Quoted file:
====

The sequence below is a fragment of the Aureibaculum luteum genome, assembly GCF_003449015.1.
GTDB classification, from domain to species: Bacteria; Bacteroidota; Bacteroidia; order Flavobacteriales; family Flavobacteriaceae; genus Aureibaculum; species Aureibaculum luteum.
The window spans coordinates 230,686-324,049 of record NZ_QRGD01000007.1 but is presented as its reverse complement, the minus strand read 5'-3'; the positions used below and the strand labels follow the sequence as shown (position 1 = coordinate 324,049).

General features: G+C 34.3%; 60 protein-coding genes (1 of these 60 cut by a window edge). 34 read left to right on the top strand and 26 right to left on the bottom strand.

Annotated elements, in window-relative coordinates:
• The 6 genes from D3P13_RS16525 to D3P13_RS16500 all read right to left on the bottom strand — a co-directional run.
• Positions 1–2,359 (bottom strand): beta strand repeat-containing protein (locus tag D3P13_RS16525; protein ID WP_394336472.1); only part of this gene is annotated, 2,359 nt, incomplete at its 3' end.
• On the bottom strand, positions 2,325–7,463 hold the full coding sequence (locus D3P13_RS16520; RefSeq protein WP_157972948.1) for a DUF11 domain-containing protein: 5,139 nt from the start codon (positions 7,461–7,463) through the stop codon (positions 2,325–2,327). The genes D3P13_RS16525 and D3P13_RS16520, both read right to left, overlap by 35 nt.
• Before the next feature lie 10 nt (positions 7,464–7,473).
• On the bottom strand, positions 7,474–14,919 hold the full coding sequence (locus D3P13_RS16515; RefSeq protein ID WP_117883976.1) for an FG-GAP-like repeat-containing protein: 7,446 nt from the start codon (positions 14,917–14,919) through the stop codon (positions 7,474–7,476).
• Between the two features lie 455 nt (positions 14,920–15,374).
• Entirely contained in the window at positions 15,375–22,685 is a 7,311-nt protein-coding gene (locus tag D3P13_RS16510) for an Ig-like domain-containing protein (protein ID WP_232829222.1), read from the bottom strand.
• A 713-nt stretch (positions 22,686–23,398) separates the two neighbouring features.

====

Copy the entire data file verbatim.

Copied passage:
The sequence below is a fragment of the Aureibaculum luteum genome, assembly GCF_003449015.1.
GTDB classification, from domain to species: Bacteria; Bacteroidota; Bacteroidia; order Flavobacteriales; family Flavobacteriaceae; genus Aureibaculum; species Aureibaculum luteum.
The window spans coordinates 230,686-324,049 of record NZ_QRGD01000007.1 but is presented as its reverse complement, the minus strand read 5'-3'; the positions used below and the strand labels follow the sequence as shown (position 1 = coordinate 324,049).

General features: G+C 34.3%; 60 protein-coding genes (1 of these 60 cut by a window edge). 34 read left to right on the top strand and 26 right to left on the bottom strand.

Annotated elements, in window-relative coordinates:
• The 6 genes from D3P13_RS16525 to D3P13_RS16500 all read right to left on the bottom strand — a co-directional run.
• Positions 1–2,359 (bottom strand): beta strand repeat-containing protein (locus tag D3P13_RS16525; protein ID WP_394336472.1); only part of this gene is annotated, 2,359 nt, incomplete at its 3' end.
• On the bottom strand, positions 2,325–7,463 hold the full coding sequence (locus D3P13_RS16520; RefSeq protein WP_157972948.1) for a DUF11 domain-containing protein: 5,139 nt from the start codon (positions 7,461–7,463) through the stop codon (positions 2,325–2,327). The genes D3P13_RS16525 and D3P13_RS16520, both read right to left, overlap by 35 nt.
• Before the next feature lie 10 nt (positions 7,464–7,473).
• On the bottom strand, positions 7,474–14,919 hold the full coding sequence (locus D3P13_RS16515; RefSeq protein ID WP_117883976.1) for an FG-GAP-like repeat-containing protein: 7,446 nt from the start codon (positions 14,917–14,919) through the stop codon (positions 7,474–7,476).
• Between the two features lie 455 nt (positions 14,920–15,374).
• Entirely contained in the window at positions 15,375–22,685 is a 7,311-nt protein-coding gene (locus tag D3P13_RS16510) for an Ig-like domain-containing protein (protein ID WP_232829222.1), read from the bottom strand.
• A 713-nt stretch (positions 22,686–23,398) separates the two neighbouring features.